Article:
The opposite also holds true. It is not a good practice to leave excessive amounts of brush hanging where you intend to shoot. This is a matter of ethics to me, and I'm sure you would agree that the last thing you want is a poorly hit deer after weeks of planning and preparation. If you think that a particular limb could be an issue once a deer is in your lane, then remove it.
In situations where I am hanging stands well in advance of the season, I prefer to clear every other lane, leaving as much cover as possible. But it is imperative to remember that once the foliage is gone, there is far less to keep your position concealed. The reasons for leaving brush in some areas are to allow you to come to full draw without being detected or to reposition if a better shot presents itself. Remember, as a deer is moving, the objects in his peripheral vision also appear to move. If he is walking slowly towards one of your next lanes and there is brush blocking his eyes from your movement, this is the time to move if you must.
Another common mistake in the art of trimming lanes is getting too enthusiastic when it comes to trimming understory and brush. A good reference point is the location of a grown man's hip. This is very close to where a deer's vitals will be located. Have your partner walk the trails again and determine whether you could make a clean shot at the height of his hip. If you trim too much brush, a mature buck will notice the drastic change and be more likely to approach with extreme caution.
GUN VS. BOW STANDS
Believe it or not, there is actually a vast difference in how you should clear lanes for gun purposes versus how you would clear lanes for a bow stand. For gun hunting, I tend to focus on a horizontal approach -- a few wider, longer shooting lanes -- as opposed to a vertical approach, because I will likely be shooting longer distances.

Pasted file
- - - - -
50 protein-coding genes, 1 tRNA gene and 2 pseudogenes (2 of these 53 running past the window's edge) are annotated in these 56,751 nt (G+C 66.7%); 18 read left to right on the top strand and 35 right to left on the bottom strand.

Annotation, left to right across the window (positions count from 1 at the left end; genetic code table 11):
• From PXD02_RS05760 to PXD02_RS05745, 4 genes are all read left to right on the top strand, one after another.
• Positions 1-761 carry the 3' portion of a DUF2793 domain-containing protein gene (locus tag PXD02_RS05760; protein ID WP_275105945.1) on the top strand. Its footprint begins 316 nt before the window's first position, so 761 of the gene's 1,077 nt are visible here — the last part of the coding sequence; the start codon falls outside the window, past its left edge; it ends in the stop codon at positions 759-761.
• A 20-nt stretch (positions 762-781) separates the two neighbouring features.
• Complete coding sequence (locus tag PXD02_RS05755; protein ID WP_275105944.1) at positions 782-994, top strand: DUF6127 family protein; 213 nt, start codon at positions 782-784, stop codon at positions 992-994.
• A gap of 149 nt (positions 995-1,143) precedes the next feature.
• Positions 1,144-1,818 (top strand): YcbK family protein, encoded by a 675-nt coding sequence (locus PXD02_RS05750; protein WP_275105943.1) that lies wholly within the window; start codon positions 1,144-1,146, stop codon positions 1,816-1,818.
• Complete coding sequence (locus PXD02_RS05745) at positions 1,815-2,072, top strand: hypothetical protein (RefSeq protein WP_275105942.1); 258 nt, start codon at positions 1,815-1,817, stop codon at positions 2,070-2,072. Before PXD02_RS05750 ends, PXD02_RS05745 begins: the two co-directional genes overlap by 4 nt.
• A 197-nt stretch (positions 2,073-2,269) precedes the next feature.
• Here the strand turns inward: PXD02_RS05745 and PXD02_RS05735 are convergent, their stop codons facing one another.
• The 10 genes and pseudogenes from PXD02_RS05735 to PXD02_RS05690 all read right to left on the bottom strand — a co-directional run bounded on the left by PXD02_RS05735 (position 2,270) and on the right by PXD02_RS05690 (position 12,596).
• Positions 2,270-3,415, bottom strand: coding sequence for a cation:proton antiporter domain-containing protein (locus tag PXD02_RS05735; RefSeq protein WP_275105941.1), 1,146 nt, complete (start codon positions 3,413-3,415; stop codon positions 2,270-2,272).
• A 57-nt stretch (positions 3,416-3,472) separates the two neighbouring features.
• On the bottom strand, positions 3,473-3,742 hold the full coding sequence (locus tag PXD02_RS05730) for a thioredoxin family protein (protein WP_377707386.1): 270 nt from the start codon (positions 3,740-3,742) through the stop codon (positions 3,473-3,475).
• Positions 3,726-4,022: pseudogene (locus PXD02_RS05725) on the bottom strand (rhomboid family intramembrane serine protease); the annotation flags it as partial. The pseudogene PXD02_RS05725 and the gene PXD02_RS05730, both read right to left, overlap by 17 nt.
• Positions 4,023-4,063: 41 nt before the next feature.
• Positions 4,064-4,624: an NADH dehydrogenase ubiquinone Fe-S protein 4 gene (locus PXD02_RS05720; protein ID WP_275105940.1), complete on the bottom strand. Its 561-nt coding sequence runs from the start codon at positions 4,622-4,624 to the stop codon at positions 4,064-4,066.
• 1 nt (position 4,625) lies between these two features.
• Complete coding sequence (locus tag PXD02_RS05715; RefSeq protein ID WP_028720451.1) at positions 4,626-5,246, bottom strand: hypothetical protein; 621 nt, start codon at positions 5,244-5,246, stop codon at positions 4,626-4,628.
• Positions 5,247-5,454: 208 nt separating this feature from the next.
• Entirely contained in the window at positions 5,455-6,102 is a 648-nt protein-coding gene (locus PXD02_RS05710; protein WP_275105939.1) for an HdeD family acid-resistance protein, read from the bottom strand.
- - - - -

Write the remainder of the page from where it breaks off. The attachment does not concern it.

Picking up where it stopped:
If you are hunting on the edge of a field or clearing, adequate shooting lanes are essential to getting a good shot because the deer usually spend a great deal of time on the food source. It is important not to overdo it here as well. Deer on a food source tend to be very alert and will not tolerate much movement on the edge of the timber. Leaving some hanging brush will be to your advantage.
If you are back off of the food source and hunting the transition zone between bedding and feeding areas, it is a good idea to clear obstructions from your tree only. You need to be off the main trails by at least 60-100 yards depending on your weapon. Long-distance timber hunting can be difficult, but patience is your most valuable tool. Eventually, your shot will present itself.
CLEARING IT UP
Each hunting situation is different, and you'll likely apply your knowledge in different ways for every stand set-up you approach. But some factors will always remain true. If you open up a previously dense area, mature deer will take note and avoid the area. Trimming wisely and conservatively will put you in position to stay one step ahead of mature animals!